Johnstown, PA

The Johnstown Region

Although the booming iron, coal and steel industries that once sustained the Johnstown Region no longer compare to the ones of decades past, that industrial era is still contributing to the region’s bottom line as a resource-based tourism economy continues to gain strength in the region. Tourism now contributes more than $281 million to the region each year.

Founded in 1800, Johnstown became a thriving industrial community late in the century when modernized steel production in Johnstown’s mills was producing millions of tons of steel for railroads, warships, bridges and common nails. A mass immigration of people from Europe looking for a life free from persecution or oppression began streaming into the U.S. in 1870 providing the labor force that allowed Johnstown to become the largest steel making center in the United States. In fact, many of the steel industry’s greatest advances were forged in Johnstown and include the Bessemer process and the three-high rolling mill.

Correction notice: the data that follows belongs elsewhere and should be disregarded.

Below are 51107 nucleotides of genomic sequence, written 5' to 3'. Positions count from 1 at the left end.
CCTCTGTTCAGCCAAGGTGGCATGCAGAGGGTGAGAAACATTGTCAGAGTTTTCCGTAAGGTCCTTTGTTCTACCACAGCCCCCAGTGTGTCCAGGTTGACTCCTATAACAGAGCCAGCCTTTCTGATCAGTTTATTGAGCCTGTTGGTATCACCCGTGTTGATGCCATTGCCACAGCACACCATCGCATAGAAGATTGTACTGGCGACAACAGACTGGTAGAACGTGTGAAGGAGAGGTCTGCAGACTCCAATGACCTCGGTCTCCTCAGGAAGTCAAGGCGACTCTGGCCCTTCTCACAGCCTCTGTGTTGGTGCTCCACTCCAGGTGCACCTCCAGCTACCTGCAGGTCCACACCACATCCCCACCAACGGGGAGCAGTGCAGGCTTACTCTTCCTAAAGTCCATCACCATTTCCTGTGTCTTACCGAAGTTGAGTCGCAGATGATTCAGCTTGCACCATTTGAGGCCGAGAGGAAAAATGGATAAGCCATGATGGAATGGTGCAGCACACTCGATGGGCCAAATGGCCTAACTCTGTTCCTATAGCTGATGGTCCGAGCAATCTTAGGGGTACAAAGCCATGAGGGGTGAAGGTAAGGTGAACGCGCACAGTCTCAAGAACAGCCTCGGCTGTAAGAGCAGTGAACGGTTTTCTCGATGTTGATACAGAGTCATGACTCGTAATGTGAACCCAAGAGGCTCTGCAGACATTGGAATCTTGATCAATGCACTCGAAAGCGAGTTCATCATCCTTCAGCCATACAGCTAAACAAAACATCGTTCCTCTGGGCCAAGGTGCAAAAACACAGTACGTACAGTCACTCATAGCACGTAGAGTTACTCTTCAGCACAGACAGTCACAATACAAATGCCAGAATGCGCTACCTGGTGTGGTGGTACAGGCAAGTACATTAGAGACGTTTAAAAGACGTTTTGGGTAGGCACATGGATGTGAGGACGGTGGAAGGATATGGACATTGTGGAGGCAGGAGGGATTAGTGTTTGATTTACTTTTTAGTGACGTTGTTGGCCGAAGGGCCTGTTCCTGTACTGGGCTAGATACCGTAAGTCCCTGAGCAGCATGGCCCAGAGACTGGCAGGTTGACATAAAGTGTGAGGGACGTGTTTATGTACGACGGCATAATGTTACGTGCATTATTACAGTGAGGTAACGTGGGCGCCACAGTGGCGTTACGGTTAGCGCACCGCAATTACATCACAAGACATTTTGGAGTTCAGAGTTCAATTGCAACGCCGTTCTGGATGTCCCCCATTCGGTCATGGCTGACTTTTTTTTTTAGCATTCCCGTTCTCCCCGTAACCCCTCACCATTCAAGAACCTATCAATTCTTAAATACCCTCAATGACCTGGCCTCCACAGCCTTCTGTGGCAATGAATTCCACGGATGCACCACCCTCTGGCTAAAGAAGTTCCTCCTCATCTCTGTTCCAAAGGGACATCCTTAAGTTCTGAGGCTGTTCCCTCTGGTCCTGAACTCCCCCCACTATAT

On May 31, 1889, Johnstown gained national attention when a devastating 35-foot-high wall of water flooded the region and took 2,209 lives. In the years following the flood immigrants still were arriving in Johnstown and bringing with them the customs, the religions and the cuisines of their homelands, all of which contributed to the now heritage-rich character of Johnstown. The city’s moniker became “The Flood City” following two more floods in 1936 and 1977.

Most recently, the city has enjoyed the “The Friendly City” designation as Johnstown, jarred by the demise of its industrial base in the 1980s, has reinvented itself as a result of efforts to economically diversify and enhance its image with industries based on new technologies and tourism.

The Johnstown region, just 70 miles east of Pittsburgh, is proud of its strong heritage, its strong work ethic and its strong sense of community. Although diversification is now guiding the region in its development, the teamwork and foresight of its community, business and heritage leaders continue to be the real guides. Tourism-based, as well as technology-based, strategies are making the region a great place to live, work and play.

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